Updated Padres’ Rotation Battle: Currently Eight Starters Battling for Two Spots

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General manager A.J. Preller hasn’t made any major free agent pitcher signings since the offseason began. Although, before the season ended, Clayton Richard was signed to a two-year extension worth $6 million through the 2019 season. The Padres’ management stated Richard would get a spot in the rotation to start the 2018 season, but wouldn’t be guaranteed the spot if he isn’t performing well enough.

Other notable minor offseason signings include right-hander Jordan Lyles, who signed a one-year deal worth $1 million, with a $3.5 million club option for the 2019 season. The Padres also signed RHP Colten Brewer to a 1-year deal, but he is believed to pitch out of the bullpen.

Preller and Co. pulled a winter meetings trade with the Yankees, acquiring RHP Bryan Mitchell, who is believed to compete for a rotation spot, for Jabari Blash. Also acquired in the trade was Chase Headley and his $13 million contract.

Preller then brought in the new year by signing two familiar faces, Tyson Ross and Chris Young, to minor league contracts. The pair will compete for a spot in the rotation during spring training.

On top of the four pitchers named above competing for a spot in the rotation, the Padres have three potential candidates returning from injury to compete for a rotation spot. That includes RHP Colin Rea, LHP Robbie Erlin, and LHP Matt Strahm, who was acquired from the Royals during last year’s deadline.

The Padres also have internal candidates in the minors who will also compete. The big three, Cal Quantrill, Eric Lauer, and Joey Lucchesi, have ascended quickly through the minors since being drafted by the Padres in 2016. The three likely will not make the big league club out of the spring, but a call-up during the year isn’t out of question. One interesting name who may be a dark horse for a rotation spot is RHP Walker Lockett.

Looking at the Padres’ 2018 rotation, it is likely they will have three returning starters that are essentially locks to begin the season in the rotation. Previously mentioned Clayton Richard will be assured to start the 2018 campaign in the rotation. Youngsters Luis Perdomo and Dinelson Lamet are the other two locked in for the 2018 rotation barring a major setback.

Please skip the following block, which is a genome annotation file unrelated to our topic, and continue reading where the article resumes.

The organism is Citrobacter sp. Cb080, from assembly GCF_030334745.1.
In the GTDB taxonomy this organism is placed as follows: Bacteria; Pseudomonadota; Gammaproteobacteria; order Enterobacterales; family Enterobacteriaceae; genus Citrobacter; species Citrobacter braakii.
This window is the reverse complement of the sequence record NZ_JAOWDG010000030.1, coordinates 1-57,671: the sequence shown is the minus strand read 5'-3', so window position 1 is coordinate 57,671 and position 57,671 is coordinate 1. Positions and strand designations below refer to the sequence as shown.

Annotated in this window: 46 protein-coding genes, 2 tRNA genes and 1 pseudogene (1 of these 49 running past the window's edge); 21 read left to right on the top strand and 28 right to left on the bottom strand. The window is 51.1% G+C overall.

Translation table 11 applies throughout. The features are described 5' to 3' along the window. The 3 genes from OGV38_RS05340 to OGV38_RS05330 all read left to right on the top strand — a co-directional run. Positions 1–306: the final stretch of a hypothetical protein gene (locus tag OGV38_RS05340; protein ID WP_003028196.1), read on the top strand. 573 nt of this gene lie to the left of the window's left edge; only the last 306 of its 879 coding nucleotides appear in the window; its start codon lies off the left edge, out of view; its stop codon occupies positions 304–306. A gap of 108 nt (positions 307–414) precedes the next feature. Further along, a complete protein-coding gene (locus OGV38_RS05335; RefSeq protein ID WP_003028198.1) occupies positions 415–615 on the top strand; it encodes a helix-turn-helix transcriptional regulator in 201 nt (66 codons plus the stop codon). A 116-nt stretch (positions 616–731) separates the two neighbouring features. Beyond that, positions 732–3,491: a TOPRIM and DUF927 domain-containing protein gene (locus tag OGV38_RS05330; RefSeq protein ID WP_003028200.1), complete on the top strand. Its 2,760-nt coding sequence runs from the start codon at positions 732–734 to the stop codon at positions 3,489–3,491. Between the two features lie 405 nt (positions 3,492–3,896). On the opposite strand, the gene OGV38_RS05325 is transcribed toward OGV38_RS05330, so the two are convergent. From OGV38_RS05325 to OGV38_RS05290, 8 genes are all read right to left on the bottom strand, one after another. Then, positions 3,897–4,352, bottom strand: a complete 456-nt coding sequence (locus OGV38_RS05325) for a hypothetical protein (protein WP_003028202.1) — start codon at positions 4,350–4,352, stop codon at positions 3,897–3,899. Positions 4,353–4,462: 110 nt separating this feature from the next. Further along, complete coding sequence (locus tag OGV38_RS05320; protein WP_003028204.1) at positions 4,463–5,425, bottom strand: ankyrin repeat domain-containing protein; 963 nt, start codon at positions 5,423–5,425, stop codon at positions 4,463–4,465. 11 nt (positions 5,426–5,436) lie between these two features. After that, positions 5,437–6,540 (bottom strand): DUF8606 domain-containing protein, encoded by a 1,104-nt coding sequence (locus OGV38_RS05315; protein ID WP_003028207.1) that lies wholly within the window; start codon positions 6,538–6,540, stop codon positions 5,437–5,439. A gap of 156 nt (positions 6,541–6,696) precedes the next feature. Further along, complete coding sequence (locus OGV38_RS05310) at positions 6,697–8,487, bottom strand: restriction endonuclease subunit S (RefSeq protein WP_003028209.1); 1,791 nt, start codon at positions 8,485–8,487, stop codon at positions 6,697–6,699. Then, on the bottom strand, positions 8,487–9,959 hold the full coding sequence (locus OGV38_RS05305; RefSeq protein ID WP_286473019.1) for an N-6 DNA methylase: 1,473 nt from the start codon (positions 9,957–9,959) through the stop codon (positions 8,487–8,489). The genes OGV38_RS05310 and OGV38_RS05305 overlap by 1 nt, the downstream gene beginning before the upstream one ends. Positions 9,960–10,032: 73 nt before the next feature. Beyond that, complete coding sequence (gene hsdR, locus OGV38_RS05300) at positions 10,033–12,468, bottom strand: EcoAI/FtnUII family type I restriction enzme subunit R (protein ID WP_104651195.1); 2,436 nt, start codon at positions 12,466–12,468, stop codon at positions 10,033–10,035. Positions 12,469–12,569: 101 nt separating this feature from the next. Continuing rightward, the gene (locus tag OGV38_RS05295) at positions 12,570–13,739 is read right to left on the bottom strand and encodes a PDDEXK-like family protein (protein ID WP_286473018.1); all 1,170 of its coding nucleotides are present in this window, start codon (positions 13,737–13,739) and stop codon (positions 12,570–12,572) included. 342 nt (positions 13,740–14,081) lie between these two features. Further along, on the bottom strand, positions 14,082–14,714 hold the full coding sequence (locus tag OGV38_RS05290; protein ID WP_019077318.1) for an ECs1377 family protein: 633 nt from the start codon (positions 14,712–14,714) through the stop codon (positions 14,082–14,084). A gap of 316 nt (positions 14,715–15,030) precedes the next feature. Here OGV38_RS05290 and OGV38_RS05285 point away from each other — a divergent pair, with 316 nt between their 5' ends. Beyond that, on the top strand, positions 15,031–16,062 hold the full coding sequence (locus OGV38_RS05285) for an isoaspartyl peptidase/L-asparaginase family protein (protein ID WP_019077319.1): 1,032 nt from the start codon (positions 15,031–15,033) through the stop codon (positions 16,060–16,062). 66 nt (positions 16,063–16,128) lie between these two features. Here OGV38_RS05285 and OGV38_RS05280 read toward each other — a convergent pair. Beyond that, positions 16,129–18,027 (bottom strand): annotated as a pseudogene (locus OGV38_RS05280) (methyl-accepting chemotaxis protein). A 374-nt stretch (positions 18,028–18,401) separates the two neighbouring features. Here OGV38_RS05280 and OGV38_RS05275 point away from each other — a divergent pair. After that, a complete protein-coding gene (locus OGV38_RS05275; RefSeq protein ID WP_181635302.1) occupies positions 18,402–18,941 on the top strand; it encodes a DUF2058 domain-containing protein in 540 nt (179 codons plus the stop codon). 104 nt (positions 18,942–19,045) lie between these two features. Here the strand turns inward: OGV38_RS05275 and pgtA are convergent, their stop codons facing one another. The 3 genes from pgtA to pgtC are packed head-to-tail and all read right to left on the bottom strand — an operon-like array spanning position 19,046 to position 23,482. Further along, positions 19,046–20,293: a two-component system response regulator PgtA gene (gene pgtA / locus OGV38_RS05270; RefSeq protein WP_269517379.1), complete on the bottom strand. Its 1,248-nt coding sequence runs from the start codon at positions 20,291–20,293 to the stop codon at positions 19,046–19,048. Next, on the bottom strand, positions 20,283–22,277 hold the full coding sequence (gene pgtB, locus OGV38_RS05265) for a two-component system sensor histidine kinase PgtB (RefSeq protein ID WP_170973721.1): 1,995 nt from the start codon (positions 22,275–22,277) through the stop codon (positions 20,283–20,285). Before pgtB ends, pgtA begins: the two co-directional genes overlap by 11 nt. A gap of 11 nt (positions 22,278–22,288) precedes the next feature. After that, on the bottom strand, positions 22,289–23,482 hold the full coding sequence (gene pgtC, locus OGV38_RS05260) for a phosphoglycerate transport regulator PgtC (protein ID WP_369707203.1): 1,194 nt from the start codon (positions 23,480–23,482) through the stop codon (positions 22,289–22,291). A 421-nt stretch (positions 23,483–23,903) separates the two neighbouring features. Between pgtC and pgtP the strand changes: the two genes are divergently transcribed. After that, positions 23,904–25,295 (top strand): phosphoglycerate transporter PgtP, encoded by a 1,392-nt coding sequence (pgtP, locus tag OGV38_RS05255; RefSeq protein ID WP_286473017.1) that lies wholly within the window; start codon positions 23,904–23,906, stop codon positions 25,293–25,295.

That leaves two spots in the rotation for the eight previous mentioned candidates. Taking a glance at the eight names including Lyles, Mitchell, Ross, Young, Rea, Erlin, Strahm, and Lockett, the battle is clearly up in the air. Let’s take a deeper glance at the potential candidates.

Jordan Lyles 

The 27-year-old will be entering his eighth season in the majors in 2018. He previously spent time with the Houston Astros and the Colorado Rockies. Lyles has struggled for much of his major league career, posting a 5.42 career ERA over 182 games and 107 starts. He has only once posted a an ERA sub-5.00, which came in 2014 when he posted a 4.33 ERA over 22 starts for the Rockies.

Lyles was signed by the Padres last August after he was released by the Rockies. He started five games for the Padres, posting a 1-3 record with a 9.39 ERA over just 23 innings. In 2017, with the Rockies, he wasn’t much better coming out of the bullpen as he recorded a 6.94 ERA over 33 appearances. He also allowed a .316 batting average and a 1.56 WHIP out of the bullpen. He didn’t strike many people out either, with only 33 over 46.2 innings.

Credit: Houston Chronicle

So why did the Padres sign Lyles for 2018? Padres management must have seen something they liked in Lyles and believe he is a low-risk, high-reward signing. If Lyles can return to his 2014 form, he will be a steal for the Padres in 2018 for the salary of $1 million. Lyles is also still young in age at just 27, and has good velocity on his fastball that sits in the mid-90’s. It seems as though Lyles has struggled with consistency over the years. In 2017, Lyles had an awful April with the Rockies posting a 10.03 ERA. He made a few adjustments on the mound and bounced back to the tune of a 3.86 ERA in May. That shows tremendous resilience from the right-hander and the ability to make necessary adjustments.

If Lyles can figure out his mechanics and approach, he is a very viable option for the Padres’ rotation in 2018. Lyles is signed to a major league contract by the Padres, so if he is beaten out for a rotation spot, he may reside in the bullpen, although that isn’t even a given.